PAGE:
As the month of February ticks along, we inch ever closer to college basketball fans favorite time of year: March Madness. Sunday’s win for Michigan over the #8 Buckeyes sealed their tournament hopes for yet another season. It is no secret that Michigan is playing for seeding as opposed to fighting for their tournament lives at this point in the season due to the evolution of many under the radar pieces:
Steady Point Guard play:
From Darius Morris to Trey Burke to Derrick Walton, all of Michigan’s most successful teams have had a point guard playing at a high level. This year started out with major question marks at that spot and early on it was more of a point guard by committee. Since the start of Big Ten play, Zavier Simpson grabbed hold of the starting job and hasn’t looked back.
Simpson has provided a steady hand with a near 4:1 assist-to-turnover ratio and has even provided a surprising scoring punch with double-digits in 8 of 16 big ten outings. You can’t sugar coat Simpson’s less than stellar free-throw shooting nearly costing the Wolverines a couple games. Without him though, Michigan wouldn’t be in the position they are.
Even to the untrained eye, it was apparent pretty early on Isaiah Livers belongs in the starting lineup. From day-one, Livers was always a plus defender compared to his counterpart in Duncan Robinson, but it took longer for him to develop offensively. In a year where Michigan’s identity is surprisingly more about winning with defense, Livers fits the mold nicely. Having him in the starting rotation also allows for Duncan Robinson to come in hot off the pine with fresh shooting legs.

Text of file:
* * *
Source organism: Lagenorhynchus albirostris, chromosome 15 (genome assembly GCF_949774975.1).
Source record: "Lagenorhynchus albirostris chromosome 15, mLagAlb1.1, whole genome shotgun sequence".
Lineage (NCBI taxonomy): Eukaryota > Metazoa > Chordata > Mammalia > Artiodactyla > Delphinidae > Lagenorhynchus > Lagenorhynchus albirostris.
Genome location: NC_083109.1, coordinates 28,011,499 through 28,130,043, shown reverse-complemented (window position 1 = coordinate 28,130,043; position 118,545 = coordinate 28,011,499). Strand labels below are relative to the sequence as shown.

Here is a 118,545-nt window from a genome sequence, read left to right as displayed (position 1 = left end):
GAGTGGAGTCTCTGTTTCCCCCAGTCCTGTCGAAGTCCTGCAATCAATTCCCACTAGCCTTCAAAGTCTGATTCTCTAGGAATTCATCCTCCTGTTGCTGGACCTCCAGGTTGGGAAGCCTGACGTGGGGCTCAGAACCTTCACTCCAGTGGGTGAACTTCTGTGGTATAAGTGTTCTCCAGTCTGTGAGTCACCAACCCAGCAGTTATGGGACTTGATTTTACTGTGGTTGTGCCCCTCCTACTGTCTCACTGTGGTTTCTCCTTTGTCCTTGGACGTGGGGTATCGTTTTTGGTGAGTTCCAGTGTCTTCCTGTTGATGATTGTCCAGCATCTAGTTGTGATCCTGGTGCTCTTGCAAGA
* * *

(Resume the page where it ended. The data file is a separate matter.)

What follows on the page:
Robinson made 11 of 17 threes in his previous two games prior to Ohio State and is shooting at an effective 38% overall from deep. Spark plug Jordan Poole is also shooting the three ball at 38%, but has the chance to fill the scorer’s sheet every time he enters the game. Look no further than Sundays contest where he gave Michigan a much needed shot in the arm with 5 threes off the bench. It is tough for teams to contain two elite three-point gunners — Beilein relishes in the luxury of bringing both off the bench which makes Michigan as tough an out as anybody come March.
Moe Wagner may be less than a god, but more than a man — even he can’t play 40 minutes and has an off game once and a while. Big John certainly isn’t the flashiest of players, but he has transitioned from looking like a fish out of water to a steady contributor averaging 4 points and 3.5 rebounds in 12 minutes played per game. Although improved, Wagner has never been the best defender or rebounder. Depending on the matchup and game flow, Teske is a nice weapon off the bench and a huge reason why Michigan is primed for a run in the Big Dance.